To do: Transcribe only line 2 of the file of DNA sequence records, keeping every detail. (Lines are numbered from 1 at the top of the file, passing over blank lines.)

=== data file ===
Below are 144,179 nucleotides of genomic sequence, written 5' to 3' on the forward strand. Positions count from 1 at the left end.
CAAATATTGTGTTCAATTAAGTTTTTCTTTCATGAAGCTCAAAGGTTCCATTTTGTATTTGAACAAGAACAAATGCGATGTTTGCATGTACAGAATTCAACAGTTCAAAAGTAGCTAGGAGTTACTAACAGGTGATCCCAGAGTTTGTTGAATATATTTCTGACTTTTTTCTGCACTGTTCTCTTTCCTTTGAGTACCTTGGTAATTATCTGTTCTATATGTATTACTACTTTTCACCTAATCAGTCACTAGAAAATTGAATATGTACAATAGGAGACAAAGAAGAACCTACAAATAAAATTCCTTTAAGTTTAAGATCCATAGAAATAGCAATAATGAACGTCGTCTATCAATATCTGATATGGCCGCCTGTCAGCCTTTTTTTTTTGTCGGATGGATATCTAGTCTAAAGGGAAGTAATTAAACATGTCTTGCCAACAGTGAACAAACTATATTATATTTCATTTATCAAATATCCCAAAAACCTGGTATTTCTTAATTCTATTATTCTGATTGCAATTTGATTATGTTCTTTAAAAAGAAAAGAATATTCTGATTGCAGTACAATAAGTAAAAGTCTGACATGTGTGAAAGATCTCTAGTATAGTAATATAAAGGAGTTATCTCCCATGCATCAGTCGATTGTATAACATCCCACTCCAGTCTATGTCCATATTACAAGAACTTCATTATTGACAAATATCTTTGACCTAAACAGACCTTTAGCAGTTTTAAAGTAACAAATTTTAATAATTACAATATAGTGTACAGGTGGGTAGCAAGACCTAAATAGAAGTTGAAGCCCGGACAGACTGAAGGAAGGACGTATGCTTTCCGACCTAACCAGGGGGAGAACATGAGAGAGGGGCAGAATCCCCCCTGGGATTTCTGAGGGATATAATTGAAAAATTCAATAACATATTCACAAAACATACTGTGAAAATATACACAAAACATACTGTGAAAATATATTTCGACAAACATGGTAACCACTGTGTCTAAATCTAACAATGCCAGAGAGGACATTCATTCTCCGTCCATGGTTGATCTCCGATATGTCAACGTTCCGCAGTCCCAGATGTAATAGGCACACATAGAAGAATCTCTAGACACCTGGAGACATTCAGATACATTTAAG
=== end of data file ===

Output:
CAAATATTGTGTTCAATTAAGTTTTTCTTTCATGAAGCTCAAAGGTTCCATTTTGTATTTGAACAAGAACAAATGCGATGTTTGCATGTACAGAATTCAACAGTTCAAAAGTAGCTAGGAGTTACTAACAGGTGATCCCAGAGTTTGTTGAATATATTTCTGACTTTTTTCTGCACTGTTCTCTTTCCTTTGAGTACCTTGGTAATTATCTGTTCTATATGTATTACTACTTTTCACCTAATCAGTCACTAGAAAATTGAATATGTACAATAGGAGACAAAGAAGAACCTACAAATAAAATTCCTTTAAGTTTAAGATCCATAGAAATAGCAATAATGAACGTCGTCTATCAATATCTGATATGGCCGCCTGTCAGCCTTTTTTTTTTGTCGGATGGATATCTAGTCTAAAGGGAAGTAATTAAACATGTCTTGCCAACAGTGAACAAACTATATTATATTTCATTTATCAAATATCCCAAAAACCTGGTATTTCTTAATTCTATTATTCTGATTGCAATTTGATTATGTTCTTTAAAAAGAAAAGAATATTCTGATTGCAGTACAATAAGTAAAAGTCTGACATGTGTGAAAGATCTCTAGTATAGTAATATAAAGGAGTTATCTCCCATGCATCAGTCGATTGTATAACATCCCACTCCAGTCTATGTCCATATTACAAGAACTTCATTATTGACAAATATCTTTGACCTAAACAGACCTTTAGCAGTTTTAAAGTAACAAATTTTAATAATTACAATATAGTGTACAGGTGGGTAGCAAGACCTAAATAGAAGTTGAAGCCCGGACAGACTGAAGGAAGGACGTATGCTTTCCGACCTAACCAGGGGGAGAACATGAGAGAGGGGCAGAATCCCCCCTGGGATTTCTGAGGGATATAATTGAAAAATTCAATAACATATTCACAAAACATACTGTGAAAATATACACAAAACATACTGTGAAAATATATTTCGACAAACATGGTAACCACTGTGTCTAAATCTAACAATGCCAGAGAGGACATTCATTCTCCGTCCATGGTTGATCTCCGATATGTCAACGTTCCGCAGTCCCAGATGTAATAGGCACACATAGAAGAATCTCTAGACACCTGGAGACATTCAGATACATTTAAG